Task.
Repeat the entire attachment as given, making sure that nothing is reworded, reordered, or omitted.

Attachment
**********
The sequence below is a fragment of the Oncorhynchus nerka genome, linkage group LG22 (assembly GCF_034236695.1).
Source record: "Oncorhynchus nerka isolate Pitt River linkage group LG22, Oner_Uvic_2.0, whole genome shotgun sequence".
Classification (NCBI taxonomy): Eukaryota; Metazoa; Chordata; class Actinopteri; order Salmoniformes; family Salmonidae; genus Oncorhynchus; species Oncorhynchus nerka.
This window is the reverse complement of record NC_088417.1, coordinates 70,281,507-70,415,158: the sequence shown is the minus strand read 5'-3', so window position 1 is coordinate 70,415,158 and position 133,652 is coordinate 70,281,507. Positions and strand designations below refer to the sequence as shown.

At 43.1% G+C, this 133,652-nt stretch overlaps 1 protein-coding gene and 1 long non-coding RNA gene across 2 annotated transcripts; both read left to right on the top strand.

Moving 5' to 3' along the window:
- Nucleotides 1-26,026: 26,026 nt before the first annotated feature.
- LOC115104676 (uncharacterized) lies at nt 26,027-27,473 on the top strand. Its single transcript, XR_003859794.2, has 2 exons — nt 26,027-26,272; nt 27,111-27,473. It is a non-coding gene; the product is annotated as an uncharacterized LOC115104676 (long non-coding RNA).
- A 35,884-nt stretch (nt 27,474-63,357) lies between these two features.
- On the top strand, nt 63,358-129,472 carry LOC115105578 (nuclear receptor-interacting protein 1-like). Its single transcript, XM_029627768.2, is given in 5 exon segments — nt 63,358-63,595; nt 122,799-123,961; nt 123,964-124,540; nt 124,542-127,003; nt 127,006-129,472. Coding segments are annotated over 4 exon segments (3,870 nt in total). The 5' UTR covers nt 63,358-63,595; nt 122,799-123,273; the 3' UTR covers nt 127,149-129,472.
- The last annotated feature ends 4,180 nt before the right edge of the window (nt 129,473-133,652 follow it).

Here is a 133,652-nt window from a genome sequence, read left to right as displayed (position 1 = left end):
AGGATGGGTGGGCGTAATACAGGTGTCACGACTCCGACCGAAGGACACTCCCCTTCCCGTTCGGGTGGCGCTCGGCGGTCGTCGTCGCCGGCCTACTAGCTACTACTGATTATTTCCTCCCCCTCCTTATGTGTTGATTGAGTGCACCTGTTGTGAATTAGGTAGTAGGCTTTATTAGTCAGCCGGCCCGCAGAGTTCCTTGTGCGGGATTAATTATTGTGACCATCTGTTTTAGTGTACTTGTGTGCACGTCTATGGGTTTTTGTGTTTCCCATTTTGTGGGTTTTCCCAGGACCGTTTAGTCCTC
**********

The sequence below is a fragment of the Oncorhynchus nerka genome, linkage group LG22 (assembly GCF_034236695.1).
Source record: "Oncorhynchus nerka isolate Pitt River linkage group LG22, Oner_Uvic_2.0, whole genome shotgun sequence".
Classification (NCBI taxonomy): Eukaryota; Metazoa; Chordata; class Actinopteri; order Salmoniformes; family Salmonidae; genus Oncorhynchus; species Oncorhynchus nerka.
This window is the reverse complement of record NC_088417.1, coordinates 70,281,507-70,415,158: the sequence shown is the minus strand read 5'-3', so window position 1 is coordinate 70,415,158 and position 133,652 is coordinate 70,281,507. Positions and strand designations below refer to the sequence as shown.

At 43.1% G+C, this 133,652-nt stretch overlaps 1 protein-coding gene and 1 long non-coding RNA gene across 2 annotated transcripts; both read left to right on the top strand.

Moving 5' to 3' along the window:
- Nucleotides 1-26,026: 26,026 nt before the first annotated feature.
- LOC115104676 (uncharacterized) lies at nt 26,027-27,473 on the top strand. Its single transcript, XR_003859794.2, has 2 exons — nt 26,027-26,272; nt 27,111-27,473. It is a non-coding gene; the product is annotated as an uncharacterized LOC115104676 (long non-coding RNA).
- A 35,884-nt stretch (nt 27,474-63,357) lies between these two features.
- On the top strand, nt 63,358-129,472 carry LOC115105578 (nuclear receptor-interacting protein 1-like). Its single transcript, XM_029627768.2, is given in 5 exon segments — nt 63,358-63,595; nt 122,799-123,961; nt 123,964-124,540; nt 124,542-127,003; nt 127,006-129,472. Coding segments are annotated over 4 exon segments (3,870 nt in total). The 5' UTR covers nt 63,358-63,595; nt 122,799-123,273; the 3' UTR covers nt 127,149-129,472.
- The last annotated feature ends 4,180 nt before the right edge of the window (nt 129,473-133,652 follow it).

Here is a 133,652-nt window from a genome sequence, read left to right as displayed (position 1 = left end):
AGGATGGGTGGGCGTAATACAGGTGTCACGACTCCGACCGAAGGACACTCCCCTTCCCGTTCGGGTGGCGCTCGGCGGTCGTCGTCGCCGGCCTACTAGCTACTACTGATTATTTCCTCCCCCTCCTTATGTGTTGATTGAGTGCACCTGTTGTGAATTAGGTAGTAGGCTTTATTAGTCAGCCGGCCCGCAGAGTTCCTTGTGCGGGATTAATTATTGTGACCATCTGTTTTAGTGTACTTGTGTGCACGTCTATGGGTTTTTGTGTTTCCCATTTTGTGGGTTTTCCCAGGACCGTTTAGTCCTC